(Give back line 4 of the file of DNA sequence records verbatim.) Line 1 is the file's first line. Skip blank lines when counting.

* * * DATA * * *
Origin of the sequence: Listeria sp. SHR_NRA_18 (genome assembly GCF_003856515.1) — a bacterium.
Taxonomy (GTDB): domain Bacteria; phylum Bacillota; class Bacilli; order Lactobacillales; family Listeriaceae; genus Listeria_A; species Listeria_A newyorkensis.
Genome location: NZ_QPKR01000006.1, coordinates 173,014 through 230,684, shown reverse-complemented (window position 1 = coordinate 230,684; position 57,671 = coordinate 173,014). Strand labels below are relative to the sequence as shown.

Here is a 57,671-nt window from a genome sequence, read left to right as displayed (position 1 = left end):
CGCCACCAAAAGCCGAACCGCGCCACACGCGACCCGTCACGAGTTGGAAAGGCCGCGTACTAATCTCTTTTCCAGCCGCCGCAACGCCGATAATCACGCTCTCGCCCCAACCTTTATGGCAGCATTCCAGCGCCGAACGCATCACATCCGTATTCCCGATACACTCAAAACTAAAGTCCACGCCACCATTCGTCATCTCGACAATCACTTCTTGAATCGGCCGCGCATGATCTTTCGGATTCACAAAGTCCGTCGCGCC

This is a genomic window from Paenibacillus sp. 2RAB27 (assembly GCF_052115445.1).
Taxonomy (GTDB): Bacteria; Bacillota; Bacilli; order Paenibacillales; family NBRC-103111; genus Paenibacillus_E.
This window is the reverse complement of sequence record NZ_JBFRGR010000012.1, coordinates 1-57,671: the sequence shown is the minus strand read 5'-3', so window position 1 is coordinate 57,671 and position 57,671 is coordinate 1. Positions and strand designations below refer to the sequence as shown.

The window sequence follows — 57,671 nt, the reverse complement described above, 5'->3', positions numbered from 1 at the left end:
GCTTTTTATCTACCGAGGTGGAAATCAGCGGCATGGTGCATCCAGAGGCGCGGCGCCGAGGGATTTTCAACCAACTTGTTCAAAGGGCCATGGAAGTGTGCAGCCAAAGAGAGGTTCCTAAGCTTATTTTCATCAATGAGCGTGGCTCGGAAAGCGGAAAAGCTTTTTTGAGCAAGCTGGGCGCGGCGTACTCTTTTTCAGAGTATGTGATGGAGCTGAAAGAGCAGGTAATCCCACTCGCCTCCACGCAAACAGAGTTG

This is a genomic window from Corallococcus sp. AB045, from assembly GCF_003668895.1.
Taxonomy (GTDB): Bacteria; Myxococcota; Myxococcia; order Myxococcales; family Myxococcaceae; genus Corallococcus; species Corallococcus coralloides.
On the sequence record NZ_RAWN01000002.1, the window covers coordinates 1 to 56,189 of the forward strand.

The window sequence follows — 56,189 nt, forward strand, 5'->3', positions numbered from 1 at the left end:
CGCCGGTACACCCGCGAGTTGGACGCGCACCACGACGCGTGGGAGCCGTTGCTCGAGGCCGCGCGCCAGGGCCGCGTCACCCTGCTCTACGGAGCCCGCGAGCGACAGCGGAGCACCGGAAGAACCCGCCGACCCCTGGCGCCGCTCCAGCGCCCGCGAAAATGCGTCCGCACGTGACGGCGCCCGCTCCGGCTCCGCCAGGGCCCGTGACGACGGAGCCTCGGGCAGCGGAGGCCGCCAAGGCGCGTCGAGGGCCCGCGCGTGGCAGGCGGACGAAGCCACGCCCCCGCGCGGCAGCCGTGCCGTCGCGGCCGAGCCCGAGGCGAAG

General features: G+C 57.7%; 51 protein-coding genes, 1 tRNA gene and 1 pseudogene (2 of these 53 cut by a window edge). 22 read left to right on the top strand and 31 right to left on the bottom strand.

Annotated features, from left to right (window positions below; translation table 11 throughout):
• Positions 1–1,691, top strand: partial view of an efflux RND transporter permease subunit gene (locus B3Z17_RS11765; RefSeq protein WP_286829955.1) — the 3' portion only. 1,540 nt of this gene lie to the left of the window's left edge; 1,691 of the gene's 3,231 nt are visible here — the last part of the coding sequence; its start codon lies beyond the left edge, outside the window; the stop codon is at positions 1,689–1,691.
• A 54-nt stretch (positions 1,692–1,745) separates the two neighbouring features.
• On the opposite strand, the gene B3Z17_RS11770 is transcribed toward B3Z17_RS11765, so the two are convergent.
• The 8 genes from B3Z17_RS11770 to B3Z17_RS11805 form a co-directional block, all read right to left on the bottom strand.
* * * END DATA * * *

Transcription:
Here is a 57,671-nt window from a genome sequence, read left to right as displayed (position 1 = left end):